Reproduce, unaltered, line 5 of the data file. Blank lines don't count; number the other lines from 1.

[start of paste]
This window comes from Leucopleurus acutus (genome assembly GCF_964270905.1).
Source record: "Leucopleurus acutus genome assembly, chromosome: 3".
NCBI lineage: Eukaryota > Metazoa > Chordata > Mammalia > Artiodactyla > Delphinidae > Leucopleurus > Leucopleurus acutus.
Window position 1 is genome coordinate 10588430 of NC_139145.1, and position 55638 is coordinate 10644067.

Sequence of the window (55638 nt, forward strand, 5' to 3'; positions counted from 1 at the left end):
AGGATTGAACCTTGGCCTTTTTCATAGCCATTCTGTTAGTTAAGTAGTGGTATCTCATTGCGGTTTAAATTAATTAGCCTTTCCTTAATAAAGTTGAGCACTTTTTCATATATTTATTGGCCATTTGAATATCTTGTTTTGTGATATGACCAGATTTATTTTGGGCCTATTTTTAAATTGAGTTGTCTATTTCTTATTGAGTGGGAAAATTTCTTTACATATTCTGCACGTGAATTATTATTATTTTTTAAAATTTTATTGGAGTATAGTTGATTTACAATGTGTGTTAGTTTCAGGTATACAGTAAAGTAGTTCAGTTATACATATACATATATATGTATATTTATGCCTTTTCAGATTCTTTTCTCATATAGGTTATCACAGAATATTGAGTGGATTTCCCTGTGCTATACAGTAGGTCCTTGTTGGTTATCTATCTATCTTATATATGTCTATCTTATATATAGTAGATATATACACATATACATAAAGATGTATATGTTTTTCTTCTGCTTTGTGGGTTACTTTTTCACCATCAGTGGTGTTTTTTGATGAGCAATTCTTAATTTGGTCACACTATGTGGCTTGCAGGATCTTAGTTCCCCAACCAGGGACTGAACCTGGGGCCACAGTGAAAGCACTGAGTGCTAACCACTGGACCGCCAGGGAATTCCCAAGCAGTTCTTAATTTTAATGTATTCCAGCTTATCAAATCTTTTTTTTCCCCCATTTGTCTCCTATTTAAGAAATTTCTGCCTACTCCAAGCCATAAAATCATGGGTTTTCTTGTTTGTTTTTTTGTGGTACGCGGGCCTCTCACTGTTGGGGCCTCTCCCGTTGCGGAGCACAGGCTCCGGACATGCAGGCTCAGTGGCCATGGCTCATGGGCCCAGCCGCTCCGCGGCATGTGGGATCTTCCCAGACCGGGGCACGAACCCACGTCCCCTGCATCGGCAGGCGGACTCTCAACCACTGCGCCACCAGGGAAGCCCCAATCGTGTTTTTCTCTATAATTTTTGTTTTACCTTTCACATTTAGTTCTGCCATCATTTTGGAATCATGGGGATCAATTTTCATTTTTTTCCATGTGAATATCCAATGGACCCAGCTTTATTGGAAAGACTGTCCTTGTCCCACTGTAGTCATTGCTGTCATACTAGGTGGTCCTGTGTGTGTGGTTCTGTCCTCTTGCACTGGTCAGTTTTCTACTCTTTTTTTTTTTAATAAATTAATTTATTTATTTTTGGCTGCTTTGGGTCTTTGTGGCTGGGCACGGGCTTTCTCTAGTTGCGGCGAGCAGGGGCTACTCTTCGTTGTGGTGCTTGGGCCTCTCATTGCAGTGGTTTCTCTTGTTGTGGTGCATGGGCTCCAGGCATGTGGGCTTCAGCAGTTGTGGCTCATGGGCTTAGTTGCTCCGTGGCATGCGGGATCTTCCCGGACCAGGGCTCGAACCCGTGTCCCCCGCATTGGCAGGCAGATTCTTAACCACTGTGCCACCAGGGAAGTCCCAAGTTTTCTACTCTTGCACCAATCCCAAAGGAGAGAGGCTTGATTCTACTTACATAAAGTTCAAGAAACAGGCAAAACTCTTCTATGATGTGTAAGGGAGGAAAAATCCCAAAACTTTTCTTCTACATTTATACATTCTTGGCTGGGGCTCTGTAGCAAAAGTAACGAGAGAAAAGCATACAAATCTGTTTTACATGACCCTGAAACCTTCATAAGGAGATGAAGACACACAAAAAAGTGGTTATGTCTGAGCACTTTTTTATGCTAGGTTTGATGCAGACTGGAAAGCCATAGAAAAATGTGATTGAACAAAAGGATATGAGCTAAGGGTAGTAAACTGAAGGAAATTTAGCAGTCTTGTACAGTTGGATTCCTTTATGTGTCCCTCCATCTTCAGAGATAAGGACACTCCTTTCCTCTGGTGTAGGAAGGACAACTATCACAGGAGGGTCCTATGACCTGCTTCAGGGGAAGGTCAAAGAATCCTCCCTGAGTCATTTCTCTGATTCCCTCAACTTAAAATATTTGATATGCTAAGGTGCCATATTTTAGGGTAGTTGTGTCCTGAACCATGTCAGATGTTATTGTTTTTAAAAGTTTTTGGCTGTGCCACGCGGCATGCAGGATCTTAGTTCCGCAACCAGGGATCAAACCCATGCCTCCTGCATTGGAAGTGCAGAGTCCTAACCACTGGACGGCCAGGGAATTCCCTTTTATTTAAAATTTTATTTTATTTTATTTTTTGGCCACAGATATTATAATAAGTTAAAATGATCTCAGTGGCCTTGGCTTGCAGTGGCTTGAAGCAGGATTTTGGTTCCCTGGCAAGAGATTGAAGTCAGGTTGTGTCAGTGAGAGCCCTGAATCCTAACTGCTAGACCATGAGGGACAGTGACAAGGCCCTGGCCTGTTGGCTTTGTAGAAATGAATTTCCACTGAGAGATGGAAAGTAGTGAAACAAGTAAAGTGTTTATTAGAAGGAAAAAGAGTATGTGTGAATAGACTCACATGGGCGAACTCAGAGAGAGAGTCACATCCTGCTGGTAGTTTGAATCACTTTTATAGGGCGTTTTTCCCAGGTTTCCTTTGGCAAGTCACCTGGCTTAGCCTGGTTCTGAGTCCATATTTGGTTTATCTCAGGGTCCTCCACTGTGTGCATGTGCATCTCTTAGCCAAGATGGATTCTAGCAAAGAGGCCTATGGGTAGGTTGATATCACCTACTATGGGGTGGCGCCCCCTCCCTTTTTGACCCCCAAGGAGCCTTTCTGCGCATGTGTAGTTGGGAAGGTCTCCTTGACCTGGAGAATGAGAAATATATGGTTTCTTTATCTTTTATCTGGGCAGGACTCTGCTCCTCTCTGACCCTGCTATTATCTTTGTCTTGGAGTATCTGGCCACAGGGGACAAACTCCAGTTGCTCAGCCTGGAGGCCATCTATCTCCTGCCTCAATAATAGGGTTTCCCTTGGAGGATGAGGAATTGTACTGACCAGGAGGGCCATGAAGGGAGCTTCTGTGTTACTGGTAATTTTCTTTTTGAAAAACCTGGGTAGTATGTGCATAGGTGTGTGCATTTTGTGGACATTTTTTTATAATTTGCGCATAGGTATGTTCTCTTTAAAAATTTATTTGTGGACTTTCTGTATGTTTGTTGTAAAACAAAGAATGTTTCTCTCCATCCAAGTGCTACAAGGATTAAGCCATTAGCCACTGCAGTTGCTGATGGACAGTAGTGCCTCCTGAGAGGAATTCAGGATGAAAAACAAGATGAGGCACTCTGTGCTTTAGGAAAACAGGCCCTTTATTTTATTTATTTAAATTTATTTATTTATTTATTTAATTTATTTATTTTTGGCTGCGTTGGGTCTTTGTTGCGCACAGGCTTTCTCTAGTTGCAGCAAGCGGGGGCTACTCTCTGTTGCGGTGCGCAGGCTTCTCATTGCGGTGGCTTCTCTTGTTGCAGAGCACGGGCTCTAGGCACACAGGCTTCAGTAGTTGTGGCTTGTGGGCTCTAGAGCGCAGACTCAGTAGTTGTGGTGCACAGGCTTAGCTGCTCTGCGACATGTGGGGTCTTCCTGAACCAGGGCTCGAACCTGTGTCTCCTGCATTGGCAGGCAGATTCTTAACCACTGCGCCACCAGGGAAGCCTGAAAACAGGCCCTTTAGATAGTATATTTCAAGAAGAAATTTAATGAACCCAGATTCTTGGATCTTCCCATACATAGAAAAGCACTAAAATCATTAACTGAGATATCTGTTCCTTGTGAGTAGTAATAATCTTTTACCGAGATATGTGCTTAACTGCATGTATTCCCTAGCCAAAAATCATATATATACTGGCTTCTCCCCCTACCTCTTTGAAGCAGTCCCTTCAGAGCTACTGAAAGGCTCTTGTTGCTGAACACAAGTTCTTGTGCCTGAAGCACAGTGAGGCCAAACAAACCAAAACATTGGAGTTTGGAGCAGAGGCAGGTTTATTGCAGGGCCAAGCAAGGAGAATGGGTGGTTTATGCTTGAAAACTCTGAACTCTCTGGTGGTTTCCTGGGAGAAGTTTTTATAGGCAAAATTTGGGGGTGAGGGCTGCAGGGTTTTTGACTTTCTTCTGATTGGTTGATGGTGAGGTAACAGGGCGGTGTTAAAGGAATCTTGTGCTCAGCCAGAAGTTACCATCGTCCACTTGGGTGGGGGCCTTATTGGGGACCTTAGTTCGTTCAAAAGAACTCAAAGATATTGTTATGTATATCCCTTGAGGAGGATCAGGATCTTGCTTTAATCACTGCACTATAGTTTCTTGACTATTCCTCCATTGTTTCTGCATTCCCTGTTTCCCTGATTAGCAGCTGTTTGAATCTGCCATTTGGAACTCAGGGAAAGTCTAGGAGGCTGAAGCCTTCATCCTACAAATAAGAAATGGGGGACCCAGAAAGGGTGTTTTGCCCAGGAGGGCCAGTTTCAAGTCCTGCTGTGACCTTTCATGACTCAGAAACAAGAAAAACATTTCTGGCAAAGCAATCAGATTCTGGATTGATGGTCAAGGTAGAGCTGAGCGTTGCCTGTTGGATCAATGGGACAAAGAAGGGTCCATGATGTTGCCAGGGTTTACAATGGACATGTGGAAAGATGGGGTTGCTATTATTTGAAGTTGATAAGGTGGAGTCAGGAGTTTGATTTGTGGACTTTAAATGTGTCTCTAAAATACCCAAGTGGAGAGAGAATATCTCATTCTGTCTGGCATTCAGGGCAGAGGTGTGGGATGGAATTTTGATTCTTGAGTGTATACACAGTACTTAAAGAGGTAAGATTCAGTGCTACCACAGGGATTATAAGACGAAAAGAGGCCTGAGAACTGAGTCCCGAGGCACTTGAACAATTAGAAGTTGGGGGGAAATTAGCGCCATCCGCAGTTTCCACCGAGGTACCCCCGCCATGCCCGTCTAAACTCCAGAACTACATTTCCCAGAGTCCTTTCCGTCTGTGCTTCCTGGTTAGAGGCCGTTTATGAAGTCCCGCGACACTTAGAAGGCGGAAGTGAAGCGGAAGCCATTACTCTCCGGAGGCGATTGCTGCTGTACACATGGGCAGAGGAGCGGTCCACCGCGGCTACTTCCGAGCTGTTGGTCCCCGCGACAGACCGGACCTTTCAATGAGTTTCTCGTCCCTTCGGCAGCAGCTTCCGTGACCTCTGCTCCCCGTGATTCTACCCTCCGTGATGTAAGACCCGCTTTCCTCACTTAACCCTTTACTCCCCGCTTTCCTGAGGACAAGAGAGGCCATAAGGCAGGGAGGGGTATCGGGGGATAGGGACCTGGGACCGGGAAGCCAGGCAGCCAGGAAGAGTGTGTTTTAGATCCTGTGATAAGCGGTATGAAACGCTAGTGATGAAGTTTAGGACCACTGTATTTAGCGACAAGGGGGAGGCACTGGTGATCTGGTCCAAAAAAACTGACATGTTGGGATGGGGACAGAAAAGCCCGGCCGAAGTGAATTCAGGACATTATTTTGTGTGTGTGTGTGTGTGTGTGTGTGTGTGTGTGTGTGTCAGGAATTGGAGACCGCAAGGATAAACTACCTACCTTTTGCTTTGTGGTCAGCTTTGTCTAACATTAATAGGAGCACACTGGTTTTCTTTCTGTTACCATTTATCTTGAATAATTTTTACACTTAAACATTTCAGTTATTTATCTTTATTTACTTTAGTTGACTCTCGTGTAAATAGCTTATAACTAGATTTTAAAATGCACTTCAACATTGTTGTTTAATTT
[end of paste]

Sequence of the window (55638 nt, forward strand, 5' to 3'; positions counted from 1 at the left end):